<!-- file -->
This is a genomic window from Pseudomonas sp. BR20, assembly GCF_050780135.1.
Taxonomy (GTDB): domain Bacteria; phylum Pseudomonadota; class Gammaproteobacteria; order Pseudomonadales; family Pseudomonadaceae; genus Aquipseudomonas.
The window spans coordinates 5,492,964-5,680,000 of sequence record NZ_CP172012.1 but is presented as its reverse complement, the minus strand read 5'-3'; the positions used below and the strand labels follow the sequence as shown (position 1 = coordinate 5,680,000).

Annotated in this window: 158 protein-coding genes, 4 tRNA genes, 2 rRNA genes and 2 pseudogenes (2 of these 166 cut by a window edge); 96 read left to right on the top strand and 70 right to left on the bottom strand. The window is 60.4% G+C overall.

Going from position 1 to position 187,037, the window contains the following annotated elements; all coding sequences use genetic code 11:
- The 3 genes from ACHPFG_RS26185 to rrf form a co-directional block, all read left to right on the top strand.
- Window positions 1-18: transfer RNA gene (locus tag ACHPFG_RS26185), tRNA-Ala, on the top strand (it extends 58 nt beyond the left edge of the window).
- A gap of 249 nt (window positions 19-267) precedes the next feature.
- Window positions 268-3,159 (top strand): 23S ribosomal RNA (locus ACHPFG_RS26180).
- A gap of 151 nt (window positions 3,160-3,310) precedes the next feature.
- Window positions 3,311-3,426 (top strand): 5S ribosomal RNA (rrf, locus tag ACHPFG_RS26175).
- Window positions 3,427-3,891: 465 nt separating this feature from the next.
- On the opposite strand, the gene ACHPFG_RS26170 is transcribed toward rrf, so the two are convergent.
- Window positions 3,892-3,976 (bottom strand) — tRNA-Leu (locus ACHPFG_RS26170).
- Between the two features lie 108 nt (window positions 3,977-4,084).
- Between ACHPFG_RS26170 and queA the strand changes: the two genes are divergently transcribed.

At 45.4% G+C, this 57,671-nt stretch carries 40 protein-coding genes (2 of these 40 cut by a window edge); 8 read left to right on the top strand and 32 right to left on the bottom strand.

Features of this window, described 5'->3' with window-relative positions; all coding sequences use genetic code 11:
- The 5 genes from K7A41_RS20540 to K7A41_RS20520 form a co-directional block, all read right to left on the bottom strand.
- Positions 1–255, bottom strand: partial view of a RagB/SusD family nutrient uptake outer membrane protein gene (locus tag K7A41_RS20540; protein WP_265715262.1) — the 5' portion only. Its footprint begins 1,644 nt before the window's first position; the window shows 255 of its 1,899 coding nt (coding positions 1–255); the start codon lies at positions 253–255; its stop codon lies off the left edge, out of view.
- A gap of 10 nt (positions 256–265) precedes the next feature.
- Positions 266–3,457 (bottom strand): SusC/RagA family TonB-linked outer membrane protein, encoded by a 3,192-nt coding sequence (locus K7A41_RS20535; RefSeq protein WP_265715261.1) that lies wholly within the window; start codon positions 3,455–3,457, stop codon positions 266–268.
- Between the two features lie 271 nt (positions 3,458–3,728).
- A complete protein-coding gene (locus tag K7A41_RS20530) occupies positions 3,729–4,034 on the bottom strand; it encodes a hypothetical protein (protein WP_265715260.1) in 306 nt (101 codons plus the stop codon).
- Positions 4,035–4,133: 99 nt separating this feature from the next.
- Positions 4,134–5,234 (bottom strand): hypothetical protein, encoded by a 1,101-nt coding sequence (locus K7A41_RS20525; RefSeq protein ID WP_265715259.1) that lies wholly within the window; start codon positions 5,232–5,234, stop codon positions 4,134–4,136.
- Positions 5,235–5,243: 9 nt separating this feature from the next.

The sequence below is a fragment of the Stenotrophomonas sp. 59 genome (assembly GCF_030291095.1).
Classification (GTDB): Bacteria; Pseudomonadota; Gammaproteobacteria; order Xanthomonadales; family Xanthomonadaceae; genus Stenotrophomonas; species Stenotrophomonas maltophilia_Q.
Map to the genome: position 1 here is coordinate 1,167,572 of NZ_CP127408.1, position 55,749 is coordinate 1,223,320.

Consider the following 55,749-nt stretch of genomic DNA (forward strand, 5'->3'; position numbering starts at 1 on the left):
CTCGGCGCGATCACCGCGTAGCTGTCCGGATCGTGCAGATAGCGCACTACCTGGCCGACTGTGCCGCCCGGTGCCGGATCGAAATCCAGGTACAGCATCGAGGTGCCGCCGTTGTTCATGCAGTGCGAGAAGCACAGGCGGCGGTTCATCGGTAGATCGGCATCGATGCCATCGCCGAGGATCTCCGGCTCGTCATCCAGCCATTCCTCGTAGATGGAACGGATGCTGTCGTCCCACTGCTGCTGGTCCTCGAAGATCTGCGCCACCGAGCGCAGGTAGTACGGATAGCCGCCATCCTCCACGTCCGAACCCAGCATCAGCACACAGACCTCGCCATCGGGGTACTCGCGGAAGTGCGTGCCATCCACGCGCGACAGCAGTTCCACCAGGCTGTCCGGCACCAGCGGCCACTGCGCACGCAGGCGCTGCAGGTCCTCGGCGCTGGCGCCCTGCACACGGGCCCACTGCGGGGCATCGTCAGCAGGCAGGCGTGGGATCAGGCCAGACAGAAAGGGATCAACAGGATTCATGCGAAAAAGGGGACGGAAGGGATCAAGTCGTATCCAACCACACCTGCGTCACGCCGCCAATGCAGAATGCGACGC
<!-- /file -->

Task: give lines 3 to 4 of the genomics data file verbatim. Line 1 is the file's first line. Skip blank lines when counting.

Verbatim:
The window spans coordinates 5,492,964-5,680,000 of sequence record NZ_CP172012.1 but is presented as its reverse complement, the minus strand read 5'-3'; the positions used below and the strand labels follow the sequence as shown (position 1 = coordinate 5,680,000).

Annotated in this window: 158 protein-coding genes, 4 tRNA genes, 2 rRNA genes and 2 pseudogenes (2 of these 166 cut by a window edge); 96 read left to right on the top strand and 70 right to left on the bottom strand. The window is 60.4% G+C overall.